the purpose of the Bible is to tell us God’s plan for the salvation of this world.
Another thing which I must emphasize is this: I know nothing which is such a wonderful proof of the unique, divine inspiration of the Scriptures as the study of Christian doctrine because we see then that this book is one, that it has one message though it was written at different times by different men in different circumstances. There is great unity in the message, one theme running from the beginning to the end. From the moment mankind fell, God began to put the plan of salvation into operation, and we can follow the steps and the stages right through the Bible. And so as we come to consider the doctrine of the Holy Spirit, we are reminded that here again is a doctrine that appears both in the Old and the New Testaments. We find a reference to the Holy Spirit in the second verse of the Bible, and the teaching goes right the way through. This amazing unity, I repeat, is proof of the unique, divine inspiration and infallibility of the Scriptures.
So, then, we find that in this great plan the Holy Spirit is the applier of salvation.
It is His work to bring to us, and to make actual in us, in an experiential manner, that great salvation which we have been considering together and which the Son of God came into the world in order to work out. In the Godhead, the Holy Spirit is the executive, the executor. I shall have to come back to this again when we deal particularly and specifically with His work, but that is His great function in the plan.
Now it is a remarkable and an astonishing thing that this doctrine of the Holy Spirit, His person and His work, has been so frequently neglected in the Church—yet that is an actual fact of history. It is quite clear that the first Christians believed the doctrine, they almost took it for granted. Then you come to the early centuries of the Christian era and you find very little reference, comparatively speaking, to this doctrine. That is not surprising, in fact it was more or less inevitable, because the Church was constantly engaged, in those first centuries, in defending the doctrine concerning the Son. The Son of God had become incarnate: He had been here in this world. Jesus was preached, Jesus as the Christ, and, of course, the enemy was constantly attacking the person of Christ. This was the linchpin in the whole of the gospel and if it could be discredited, the whole scheme would collapse. So the attack was upon the person of the Son and the Church had to give herself in defence of that doctrine in order to establish it.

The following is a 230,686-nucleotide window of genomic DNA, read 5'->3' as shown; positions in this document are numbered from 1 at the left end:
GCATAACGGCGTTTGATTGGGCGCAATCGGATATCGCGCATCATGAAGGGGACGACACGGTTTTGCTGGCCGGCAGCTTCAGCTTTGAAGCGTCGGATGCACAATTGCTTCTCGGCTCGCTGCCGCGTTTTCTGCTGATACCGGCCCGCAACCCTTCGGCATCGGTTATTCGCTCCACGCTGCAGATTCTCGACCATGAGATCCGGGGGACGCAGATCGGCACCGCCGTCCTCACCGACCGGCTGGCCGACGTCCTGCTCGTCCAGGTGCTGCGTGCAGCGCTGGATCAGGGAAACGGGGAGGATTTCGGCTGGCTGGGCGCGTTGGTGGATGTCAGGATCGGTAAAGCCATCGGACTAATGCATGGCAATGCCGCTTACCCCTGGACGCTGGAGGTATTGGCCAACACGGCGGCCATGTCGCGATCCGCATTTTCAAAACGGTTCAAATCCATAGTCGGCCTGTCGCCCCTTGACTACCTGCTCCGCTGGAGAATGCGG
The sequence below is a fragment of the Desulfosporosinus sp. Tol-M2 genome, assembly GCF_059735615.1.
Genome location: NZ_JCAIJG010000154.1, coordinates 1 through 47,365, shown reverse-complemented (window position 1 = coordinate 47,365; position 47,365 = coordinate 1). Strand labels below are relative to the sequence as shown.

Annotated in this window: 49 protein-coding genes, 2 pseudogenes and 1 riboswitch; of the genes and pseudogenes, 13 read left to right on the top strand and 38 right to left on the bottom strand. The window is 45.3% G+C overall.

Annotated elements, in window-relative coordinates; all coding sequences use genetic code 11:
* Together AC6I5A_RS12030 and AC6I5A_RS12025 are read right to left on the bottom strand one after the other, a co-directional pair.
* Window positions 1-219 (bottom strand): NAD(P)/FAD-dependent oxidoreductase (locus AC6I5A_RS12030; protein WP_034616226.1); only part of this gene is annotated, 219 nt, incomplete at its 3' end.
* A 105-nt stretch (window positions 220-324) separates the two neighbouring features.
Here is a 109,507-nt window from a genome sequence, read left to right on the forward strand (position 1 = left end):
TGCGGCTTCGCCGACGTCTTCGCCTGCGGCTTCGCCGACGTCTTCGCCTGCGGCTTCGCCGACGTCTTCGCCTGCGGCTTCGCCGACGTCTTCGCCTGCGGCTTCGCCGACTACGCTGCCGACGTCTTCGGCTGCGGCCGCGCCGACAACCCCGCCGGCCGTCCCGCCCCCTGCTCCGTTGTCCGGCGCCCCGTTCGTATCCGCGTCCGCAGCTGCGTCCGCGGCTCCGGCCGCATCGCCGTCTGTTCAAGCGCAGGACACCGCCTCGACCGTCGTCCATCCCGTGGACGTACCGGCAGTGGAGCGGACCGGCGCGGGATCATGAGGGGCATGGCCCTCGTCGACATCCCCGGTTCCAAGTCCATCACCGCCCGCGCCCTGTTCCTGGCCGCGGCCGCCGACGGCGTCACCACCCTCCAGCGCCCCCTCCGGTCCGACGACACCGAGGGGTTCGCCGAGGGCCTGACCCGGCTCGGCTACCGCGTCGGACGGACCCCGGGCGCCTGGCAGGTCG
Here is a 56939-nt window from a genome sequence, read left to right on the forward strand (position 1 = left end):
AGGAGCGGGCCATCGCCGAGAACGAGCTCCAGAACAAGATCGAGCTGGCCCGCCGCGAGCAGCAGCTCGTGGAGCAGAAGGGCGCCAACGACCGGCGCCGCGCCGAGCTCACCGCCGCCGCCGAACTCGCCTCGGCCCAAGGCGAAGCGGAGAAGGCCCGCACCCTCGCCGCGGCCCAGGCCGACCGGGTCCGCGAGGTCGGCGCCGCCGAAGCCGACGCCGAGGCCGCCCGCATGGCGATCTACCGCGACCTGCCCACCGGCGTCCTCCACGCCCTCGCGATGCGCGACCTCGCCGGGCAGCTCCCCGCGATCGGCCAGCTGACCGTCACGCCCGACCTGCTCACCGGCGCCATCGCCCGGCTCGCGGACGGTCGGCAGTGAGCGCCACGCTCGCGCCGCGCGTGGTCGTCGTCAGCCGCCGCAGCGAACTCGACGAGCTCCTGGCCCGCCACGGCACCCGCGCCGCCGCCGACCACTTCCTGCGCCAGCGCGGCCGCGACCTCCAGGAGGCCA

Tragically, the result was that the doctrine of the Holy Spirit was comparatively neglected, until the time of the Protestant Reformation. Now it is our custom to say that the Protestant Reformation is primarily the epoch in the history of the Church in which the great doctrine of justification by faith only was rediscovered in the Bible, and that is perfectly true. But let us never forget that it is equally true that the doctrine of the Holy Spirit was also rediscovered in a most amazing manner, and the great Dr B. B. Warfield is surely right when he says that John Calvin was the great theologian of the Holy Spirit. With the whole Roman system the Holy Spirit was ignored; the priesthood, the priests, the Church, Mary and the saints were put into the position of the Holy Spirit.
So the Protestant Reformation rediscovered this mighty doctrine; and let us, in Britain, take partial credit for that. The doctrine of the Holy Spirit was, beyond any question whatsoever, worked out most thoroughly of all by a Puritan divine who lived in this country in the seventeenth century. There is still no greater work on the doctrine of the Holy Spirit than the two volumes by the mighty Dr John Owen, who preached in London and who was also at one time, during the period of Cromwell, the Vice Chancellor of the University of Oxford. And not only John Owen. Thomas Goodwin and other Puritans also worked out the doctrine of the Holy Spirit. It has never been done so thoroughly since, and certainly had never been done before.
Now generally speaking, the position today is that the doctrine of the Holy Spirit is either neglected or it tends to be emphasised and exaggerated in a false manner. And I have no doubt at all that the second is partly the cause of the first. The doctrine of the Holy Spirit is neglected because people are so afraid of the spurious, the false and the exaggerated that they avoid it altogether. No doubt this is why many people also neglect the doctrine of prophecy, the last things and the second coming. ‘The moment you start on that,’ they say, ‘you get into these extravagances and these disputes.’ So they leave the whole thing alone and the doctrine is entirely neglected.